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Development 0-6 Months

Your baby is born ready to learn. They want to get to know more about you and other special people in their lives. In the early months they will learn who they can trust and who makes them feel safe. They learn how to ‘tell’ you what they need.

The time you spend just being with your baby is really important, their brain development is stimulated by this time spent together.

As your baby’s ‘first teacher’ you are vital to giving your child the loving positive experiences they need. By responding to your baby and getting to know each other, you will be giving them the best chance to reach their full potential.

The ‘connections’ or ‘wiring’ in the brain are the foundations for building emotional and physical health. The building of this brain ‘wiring’ begins in the womb. Once your baby is born the rate of development increases. The more positive experiences a baby has, the stronger and healthier the wiring in their brain will be.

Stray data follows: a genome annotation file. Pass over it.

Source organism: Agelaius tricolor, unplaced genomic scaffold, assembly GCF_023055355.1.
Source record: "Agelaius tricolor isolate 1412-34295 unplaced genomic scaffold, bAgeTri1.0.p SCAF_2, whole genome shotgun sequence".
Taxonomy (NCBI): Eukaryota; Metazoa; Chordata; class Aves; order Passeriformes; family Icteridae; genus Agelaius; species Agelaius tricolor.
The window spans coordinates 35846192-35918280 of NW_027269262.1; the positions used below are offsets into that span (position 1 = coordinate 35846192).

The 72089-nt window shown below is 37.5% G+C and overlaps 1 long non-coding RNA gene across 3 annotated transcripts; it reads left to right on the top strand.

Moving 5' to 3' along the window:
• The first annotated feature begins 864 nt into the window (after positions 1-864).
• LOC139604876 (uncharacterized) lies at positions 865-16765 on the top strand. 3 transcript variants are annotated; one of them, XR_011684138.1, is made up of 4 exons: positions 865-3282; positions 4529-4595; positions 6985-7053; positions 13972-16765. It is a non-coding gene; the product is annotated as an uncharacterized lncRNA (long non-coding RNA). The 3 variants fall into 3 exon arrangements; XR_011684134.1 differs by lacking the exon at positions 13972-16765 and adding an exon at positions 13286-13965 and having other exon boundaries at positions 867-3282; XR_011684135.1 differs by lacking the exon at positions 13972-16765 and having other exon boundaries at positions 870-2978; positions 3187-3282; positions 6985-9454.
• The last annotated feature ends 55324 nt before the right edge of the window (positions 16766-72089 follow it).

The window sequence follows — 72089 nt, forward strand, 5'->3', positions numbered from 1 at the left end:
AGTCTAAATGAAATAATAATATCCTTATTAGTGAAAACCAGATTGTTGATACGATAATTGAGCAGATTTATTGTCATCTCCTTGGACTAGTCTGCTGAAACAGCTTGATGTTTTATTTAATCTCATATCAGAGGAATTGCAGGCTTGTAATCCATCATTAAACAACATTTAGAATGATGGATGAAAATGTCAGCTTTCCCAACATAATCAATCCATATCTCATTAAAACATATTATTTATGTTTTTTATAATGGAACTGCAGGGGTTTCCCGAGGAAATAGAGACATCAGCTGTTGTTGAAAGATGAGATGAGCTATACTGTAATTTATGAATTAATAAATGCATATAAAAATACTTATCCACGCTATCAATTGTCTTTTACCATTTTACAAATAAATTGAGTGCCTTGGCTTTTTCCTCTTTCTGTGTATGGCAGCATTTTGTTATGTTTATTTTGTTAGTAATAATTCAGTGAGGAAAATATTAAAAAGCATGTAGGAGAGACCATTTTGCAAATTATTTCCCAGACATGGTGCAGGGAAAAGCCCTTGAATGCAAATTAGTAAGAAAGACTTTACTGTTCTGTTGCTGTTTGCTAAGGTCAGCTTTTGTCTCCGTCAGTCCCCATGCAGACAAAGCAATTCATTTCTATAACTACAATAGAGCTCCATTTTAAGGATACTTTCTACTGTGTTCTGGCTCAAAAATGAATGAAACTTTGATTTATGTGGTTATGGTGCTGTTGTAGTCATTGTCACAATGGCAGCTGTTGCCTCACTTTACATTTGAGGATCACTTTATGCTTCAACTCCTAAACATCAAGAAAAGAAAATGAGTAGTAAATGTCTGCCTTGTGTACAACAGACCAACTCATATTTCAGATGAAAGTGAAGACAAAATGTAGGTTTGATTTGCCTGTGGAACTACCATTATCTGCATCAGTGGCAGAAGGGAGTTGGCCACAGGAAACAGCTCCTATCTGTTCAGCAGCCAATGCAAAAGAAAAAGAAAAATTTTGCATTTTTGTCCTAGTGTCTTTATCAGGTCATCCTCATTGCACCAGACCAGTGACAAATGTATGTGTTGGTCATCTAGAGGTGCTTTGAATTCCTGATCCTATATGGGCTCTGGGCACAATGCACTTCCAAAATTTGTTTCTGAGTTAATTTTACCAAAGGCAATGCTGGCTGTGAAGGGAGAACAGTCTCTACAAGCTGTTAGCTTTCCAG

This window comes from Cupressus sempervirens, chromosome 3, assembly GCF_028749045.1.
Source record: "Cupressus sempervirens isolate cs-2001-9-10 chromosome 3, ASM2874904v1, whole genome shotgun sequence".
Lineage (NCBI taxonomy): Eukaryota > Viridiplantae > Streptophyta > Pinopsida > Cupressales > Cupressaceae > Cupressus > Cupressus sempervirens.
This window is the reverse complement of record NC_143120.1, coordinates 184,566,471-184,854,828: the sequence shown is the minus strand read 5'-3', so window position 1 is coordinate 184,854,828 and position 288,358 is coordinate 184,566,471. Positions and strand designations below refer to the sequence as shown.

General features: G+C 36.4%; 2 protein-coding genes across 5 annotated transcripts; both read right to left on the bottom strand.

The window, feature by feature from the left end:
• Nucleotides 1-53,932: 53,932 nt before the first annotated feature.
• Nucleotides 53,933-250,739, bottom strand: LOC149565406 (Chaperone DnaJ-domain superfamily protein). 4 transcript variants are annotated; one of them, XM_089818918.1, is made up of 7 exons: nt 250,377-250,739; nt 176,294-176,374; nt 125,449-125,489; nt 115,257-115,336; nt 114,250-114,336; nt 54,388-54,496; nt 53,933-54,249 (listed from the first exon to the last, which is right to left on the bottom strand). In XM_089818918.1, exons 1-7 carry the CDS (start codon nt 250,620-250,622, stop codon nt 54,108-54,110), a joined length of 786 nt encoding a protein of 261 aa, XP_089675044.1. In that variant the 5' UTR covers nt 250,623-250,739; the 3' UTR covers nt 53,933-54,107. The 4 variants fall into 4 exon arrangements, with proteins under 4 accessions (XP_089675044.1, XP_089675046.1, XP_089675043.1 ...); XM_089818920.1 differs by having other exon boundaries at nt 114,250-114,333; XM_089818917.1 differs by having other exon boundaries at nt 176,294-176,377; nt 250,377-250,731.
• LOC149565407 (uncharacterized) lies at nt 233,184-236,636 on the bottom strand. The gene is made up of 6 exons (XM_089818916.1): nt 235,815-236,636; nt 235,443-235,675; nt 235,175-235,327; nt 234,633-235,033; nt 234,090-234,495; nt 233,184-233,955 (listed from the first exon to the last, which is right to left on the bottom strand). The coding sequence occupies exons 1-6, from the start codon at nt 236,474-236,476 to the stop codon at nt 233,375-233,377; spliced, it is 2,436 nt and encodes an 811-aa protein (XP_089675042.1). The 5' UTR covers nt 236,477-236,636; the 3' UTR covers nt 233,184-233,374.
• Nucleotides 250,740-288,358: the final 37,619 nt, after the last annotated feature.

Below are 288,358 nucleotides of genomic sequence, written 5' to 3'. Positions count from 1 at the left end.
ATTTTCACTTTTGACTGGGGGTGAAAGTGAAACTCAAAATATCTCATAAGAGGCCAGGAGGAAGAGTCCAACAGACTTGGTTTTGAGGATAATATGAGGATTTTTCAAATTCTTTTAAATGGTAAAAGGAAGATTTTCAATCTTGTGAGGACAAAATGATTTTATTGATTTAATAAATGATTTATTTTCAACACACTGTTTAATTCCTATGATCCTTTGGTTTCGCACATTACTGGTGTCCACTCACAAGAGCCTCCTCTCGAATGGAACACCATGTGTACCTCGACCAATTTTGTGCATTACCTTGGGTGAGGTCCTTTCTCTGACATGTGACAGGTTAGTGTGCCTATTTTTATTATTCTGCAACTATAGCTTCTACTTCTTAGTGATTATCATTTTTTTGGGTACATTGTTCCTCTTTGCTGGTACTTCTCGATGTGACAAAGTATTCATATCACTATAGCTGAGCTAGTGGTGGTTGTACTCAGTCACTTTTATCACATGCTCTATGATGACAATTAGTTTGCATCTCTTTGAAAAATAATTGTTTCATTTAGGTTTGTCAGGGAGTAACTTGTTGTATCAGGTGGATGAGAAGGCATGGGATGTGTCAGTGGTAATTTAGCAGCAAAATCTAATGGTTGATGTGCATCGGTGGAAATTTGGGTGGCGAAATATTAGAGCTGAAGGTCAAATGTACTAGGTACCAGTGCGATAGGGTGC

• Babies are born to be sociable and want to communicate with those around them. Babies can show us what they need and how they feel from their earliest days.

    *Click here* to take a look at our 'Talk and Play' pages.

    Crying

    Small babies use crying as one of their ways to communicate with us. It lets you know they need you. It is normal for babies to cry. Some cry more than others. It can be hard coping with a crying baby. Look at our ‘All Babies Cry’ page for more information on how to cope.

    If the crying seems in some way different to you – is high pitched or your baby is making other sounds that you feel worried about then get some advice. If your baby has other symptoms *click here* to have a look at the guidance on who to contact.

    Trust your instincts. If you feel worried that something is not right get in touch with your GP or 111 for advice. If their phone lines are busy and you think your baby is seriously ill or getting worse you should call 999.

  • Gross motor skills are the movements that use big muscle groups and will eventually mean your baby can roll, sit, crawl, walk, run and jump! 

    The gross motor movement development during the first six months is amazing. At birth a baby can not hold their own head up and as the months pass will eventually be rolling and maybe even begin to sit up steadily. 

    Giving your baby the chance to develop these skills and build these muscle groups begins with giving them time and space to do so.

    • Let them lie on their back – waving their arms and legs and learning how to move their bodies. They might like short times in bouncy chairs to get used to different positions